My pistachio cornmeal butter cookie recipe is for an authentic Italian cookie that was passed on to me years ago. It’s perfect for dipping in your coffee or just a snack with a glass of milk.
I have to warn you that these cookies are addictive and you may find yourself eating a plateful before you even notice they’re gone!
What ingredients so I need to make Pistachio Cornmeal Butter Cookies?
Let’s start by gathering the ingredients we need to make Italian Pistachio Cornmeal Butter Cookies. In Chef Speak this is called the “Mise en Place” which translates to “Everything in its Place”.
Not only does setting your ingredients up ahead of time speed up the cooking process, it also helps ensure you have everything you need to make the dish.
How do I make Pistachio Cornmeal Cookies?
- Add the pistachios to the bowl of your food processor.
- Pulse the pistachios until some are finely ground but you still have some pieces.
- Add the flour, corn meal, sugar, and salt and pulse until well blended
- Add the softened butter to the dry ingredients in the food proceesor bowl.
- Pulse until fully incorporated into the dry ingredients (scrape down the side of the bowl to make sure it gets fully blended)
- Add the eggs yolks and vanilla to the mixture.
- Pulse briefly until the dough forms on the blade.
- Dump the dough onto counter.
- Form the dough into a log and wrap it in plastic wrap.
- Refrigerate the dough for at least 30 minutes. Overnight is fine
- Slice the dough into ¼ inch circles and place on buttered cookie sheet (or parchment paper)
- Place the cookies into a 350 degree preheated oven.
- Bake for about 20 minutes or until the cookies are firm and golden, with a touch of brown on the outer edges.
- Allow the pistachio cornmeal butter cookies to cool completely on a wire rack
Those buttery sandy salty-sweet cookies will always take me back to my time with Mama Jeanette and I’m grateful for all the lessons learned in her kitchen and especially for these delicious cookies.
I promise these cookies will not dissapoint and your friends and family will beg you to make more.
Shortbread cookies have a higher ration of butter to flour than butter cookies. Butter cookies still have a high proportion of butter, but the amount of flour and sugar is higher, which means they hold their shape better than a shortbread cookie.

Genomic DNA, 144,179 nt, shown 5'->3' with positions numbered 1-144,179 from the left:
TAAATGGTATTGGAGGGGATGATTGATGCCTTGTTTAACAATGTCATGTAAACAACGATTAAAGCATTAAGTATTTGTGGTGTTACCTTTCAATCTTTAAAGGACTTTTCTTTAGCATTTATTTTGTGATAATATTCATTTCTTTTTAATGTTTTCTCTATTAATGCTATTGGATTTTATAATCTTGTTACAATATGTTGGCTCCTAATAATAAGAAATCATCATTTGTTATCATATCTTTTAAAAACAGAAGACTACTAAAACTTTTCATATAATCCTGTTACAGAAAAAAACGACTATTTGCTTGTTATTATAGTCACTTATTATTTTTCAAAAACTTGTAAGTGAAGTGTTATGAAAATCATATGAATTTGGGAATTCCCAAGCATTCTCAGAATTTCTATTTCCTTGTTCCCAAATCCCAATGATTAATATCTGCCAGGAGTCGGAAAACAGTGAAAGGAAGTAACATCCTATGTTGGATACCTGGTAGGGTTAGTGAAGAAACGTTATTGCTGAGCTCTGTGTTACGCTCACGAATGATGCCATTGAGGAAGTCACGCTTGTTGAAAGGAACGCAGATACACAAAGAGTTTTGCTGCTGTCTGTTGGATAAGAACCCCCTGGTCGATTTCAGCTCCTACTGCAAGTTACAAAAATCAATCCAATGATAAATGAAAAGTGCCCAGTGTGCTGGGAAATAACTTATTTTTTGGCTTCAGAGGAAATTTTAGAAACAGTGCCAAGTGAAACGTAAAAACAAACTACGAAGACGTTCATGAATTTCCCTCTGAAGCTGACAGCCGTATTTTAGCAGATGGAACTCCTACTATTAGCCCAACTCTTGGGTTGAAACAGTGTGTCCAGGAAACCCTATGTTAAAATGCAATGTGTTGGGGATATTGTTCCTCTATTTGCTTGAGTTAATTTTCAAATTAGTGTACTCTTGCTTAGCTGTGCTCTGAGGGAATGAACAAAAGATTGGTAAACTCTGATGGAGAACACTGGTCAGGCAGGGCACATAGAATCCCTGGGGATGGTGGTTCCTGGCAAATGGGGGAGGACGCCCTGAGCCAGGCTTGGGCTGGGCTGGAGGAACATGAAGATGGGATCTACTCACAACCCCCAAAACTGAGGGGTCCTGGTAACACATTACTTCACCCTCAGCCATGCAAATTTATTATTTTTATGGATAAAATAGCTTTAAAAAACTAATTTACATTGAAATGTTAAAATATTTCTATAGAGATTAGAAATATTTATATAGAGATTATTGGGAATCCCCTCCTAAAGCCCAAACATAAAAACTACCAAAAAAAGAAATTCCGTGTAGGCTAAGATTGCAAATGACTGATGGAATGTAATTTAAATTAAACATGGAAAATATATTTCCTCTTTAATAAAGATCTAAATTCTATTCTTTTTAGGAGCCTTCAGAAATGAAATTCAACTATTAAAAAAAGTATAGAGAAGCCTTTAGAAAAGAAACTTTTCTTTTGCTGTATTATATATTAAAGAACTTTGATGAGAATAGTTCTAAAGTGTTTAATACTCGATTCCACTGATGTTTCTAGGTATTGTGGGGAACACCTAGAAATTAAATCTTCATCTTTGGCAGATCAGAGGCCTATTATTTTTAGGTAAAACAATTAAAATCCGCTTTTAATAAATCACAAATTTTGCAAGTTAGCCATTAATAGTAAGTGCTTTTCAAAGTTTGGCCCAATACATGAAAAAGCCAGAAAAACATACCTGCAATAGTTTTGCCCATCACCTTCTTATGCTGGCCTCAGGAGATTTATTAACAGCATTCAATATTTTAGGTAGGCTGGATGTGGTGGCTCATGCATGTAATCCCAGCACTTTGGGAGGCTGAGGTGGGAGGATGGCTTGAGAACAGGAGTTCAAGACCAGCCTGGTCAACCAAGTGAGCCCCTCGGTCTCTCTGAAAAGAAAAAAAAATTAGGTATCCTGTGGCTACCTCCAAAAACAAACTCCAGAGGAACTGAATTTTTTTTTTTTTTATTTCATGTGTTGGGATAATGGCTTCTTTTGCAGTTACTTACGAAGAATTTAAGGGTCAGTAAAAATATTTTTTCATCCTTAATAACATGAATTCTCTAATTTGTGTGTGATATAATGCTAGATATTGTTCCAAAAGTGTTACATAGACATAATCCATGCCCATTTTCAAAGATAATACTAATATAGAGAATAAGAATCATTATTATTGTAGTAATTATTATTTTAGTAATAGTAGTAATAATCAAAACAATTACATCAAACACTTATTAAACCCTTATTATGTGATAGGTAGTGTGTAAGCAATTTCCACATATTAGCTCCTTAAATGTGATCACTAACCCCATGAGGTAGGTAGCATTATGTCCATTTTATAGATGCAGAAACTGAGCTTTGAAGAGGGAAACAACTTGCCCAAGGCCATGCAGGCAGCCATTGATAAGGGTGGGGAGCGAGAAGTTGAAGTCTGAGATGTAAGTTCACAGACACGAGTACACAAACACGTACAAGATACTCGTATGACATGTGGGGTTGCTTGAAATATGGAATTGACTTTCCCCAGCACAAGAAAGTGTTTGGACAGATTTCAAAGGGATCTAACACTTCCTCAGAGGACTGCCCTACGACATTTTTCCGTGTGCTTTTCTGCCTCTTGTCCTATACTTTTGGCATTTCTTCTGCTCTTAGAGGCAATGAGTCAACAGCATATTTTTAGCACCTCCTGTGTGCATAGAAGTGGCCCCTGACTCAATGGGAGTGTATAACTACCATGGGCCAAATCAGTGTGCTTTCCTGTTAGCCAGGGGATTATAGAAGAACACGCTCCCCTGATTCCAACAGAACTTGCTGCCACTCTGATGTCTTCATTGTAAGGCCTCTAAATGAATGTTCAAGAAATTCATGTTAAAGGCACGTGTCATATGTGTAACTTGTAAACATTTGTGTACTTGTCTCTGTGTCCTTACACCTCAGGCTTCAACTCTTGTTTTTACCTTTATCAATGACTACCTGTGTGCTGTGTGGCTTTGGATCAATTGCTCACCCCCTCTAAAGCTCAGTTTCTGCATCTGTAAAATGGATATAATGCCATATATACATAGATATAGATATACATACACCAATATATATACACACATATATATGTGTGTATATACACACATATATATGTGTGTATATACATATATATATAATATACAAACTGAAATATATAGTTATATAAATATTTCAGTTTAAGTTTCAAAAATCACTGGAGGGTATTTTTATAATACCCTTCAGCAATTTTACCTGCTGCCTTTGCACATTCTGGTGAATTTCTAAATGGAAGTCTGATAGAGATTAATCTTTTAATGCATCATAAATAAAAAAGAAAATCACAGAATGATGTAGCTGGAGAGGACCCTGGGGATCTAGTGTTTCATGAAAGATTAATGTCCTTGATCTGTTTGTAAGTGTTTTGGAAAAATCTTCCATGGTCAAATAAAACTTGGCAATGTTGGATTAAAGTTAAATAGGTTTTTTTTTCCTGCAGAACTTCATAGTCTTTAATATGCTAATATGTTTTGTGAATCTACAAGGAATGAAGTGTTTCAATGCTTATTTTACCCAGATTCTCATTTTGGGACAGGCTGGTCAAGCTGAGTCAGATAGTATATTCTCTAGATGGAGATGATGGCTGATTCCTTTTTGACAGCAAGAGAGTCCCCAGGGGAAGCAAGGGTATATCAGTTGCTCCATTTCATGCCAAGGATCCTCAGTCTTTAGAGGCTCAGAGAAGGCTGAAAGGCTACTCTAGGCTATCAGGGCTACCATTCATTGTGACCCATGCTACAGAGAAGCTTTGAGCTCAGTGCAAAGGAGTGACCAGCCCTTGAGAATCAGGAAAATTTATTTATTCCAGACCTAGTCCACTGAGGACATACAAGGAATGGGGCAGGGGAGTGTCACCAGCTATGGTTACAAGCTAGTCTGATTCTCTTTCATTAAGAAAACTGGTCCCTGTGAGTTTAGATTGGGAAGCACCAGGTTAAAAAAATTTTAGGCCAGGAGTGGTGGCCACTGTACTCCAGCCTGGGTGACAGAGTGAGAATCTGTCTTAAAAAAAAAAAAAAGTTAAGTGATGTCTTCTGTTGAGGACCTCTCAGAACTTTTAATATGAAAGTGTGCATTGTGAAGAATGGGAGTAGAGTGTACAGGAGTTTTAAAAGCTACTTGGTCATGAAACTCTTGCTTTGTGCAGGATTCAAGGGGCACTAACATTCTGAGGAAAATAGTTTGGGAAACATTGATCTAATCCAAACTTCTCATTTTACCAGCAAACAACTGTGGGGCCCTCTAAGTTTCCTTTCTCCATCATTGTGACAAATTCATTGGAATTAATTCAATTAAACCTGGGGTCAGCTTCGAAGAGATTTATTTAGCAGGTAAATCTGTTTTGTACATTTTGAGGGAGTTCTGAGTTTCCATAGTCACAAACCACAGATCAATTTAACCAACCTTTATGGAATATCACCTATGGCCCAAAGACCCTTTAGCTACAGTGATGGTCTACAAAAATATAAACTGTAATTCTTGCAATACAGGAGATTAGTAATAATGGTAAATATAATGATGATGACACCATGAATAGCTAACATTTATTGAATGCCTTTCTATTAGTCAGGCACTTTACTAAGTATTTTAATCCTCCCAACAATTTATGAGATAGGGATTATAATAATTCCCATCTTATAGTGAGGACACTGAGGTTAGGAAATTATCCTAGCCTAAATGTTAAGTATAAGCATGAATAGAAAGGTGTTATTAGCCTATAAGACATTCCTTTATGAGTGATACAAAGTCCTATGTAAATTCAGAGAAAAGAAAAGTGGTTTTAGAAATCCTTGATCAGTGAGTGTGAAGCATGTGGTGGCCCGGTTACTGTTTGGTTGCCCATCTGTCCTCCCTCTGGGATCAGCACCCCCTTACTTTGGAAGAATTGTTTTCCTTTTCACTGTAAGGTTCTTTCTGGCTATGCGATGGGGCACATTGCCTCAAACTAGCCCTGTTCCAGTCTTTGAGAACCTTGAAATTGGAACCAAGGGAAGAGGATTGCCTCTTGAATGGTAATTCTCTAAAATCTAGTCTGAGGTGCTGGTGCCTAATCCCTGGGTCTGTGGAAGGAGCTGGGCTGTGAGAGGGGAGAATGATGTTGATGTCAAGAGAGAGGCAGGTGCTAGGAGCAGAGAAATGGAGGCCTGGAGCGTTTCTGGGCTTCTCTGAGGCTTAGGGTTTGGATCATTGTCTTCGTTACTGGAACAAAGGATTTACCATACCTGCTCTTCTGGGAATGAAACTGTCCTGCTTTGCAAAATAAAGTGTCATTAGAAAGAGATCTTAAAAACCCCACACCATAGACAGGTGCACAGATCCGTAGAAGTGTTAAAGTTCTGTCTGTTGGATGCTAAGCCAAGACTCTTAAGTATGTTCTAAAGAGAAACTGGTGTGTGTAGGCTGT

Polenta and cornmeal are very close to being the same ingredient, except for one thing, the consistency of the grain. Polenta is more coarsely ground than cormeal, which it allows it to have a less mushy consistency when cooked.
The most common reason that butter cookies are tough or hard is that the cookie dough was over mixed. When the flour is mixed into the dough, the gluten begins to form. While gluten helps hold baked goods together, too much gluten (which happens when you over mix the dough) can lead to tough cookies.
If you think you overmixed the cookie dough, let it rest for 30 minutes to allow the gluten to relax.
These cookies are fabulous. Not too sweet and the pistachios really shine. Buttery perfection and the cornmeal gives them a subtle crunchy texture. Hard to eat just one. Thanks so much for the recipe.
Chef Dennis Littley
I know what you mean about eating just one, they’re almost addictive!
I made these on a whim, as I remember having something similar years ago and I had some cornmeal to use up. They turned out so delicious my mother n law has requested they be a part of our Thanksgiving table this year! She makes a lemon whip that we dip cookies in and I bet these will pair perfectly with that!
Just found this recipe. These look wonderful! Leaving for Italy in a few days but on return I’m going to make these for my sons. Love pistachios! If I have unsalted pistachios should I add salt to the food processor as I pulse them down?
Chef Dennis Littley
That would work. adding a little salt to the processing will help mix it throughout.
Years ago I worked in a school cafeteria. I was the baker and I made cornmeal cookies. I did not keep that recipe to my regret. We also baked in such large quantities so it would have been hard to break that down. So I was delighted to see your recipe and can’t wait to try it.
Chef Dennis Littley
I hope you enjoy them Sharon, I certainly did!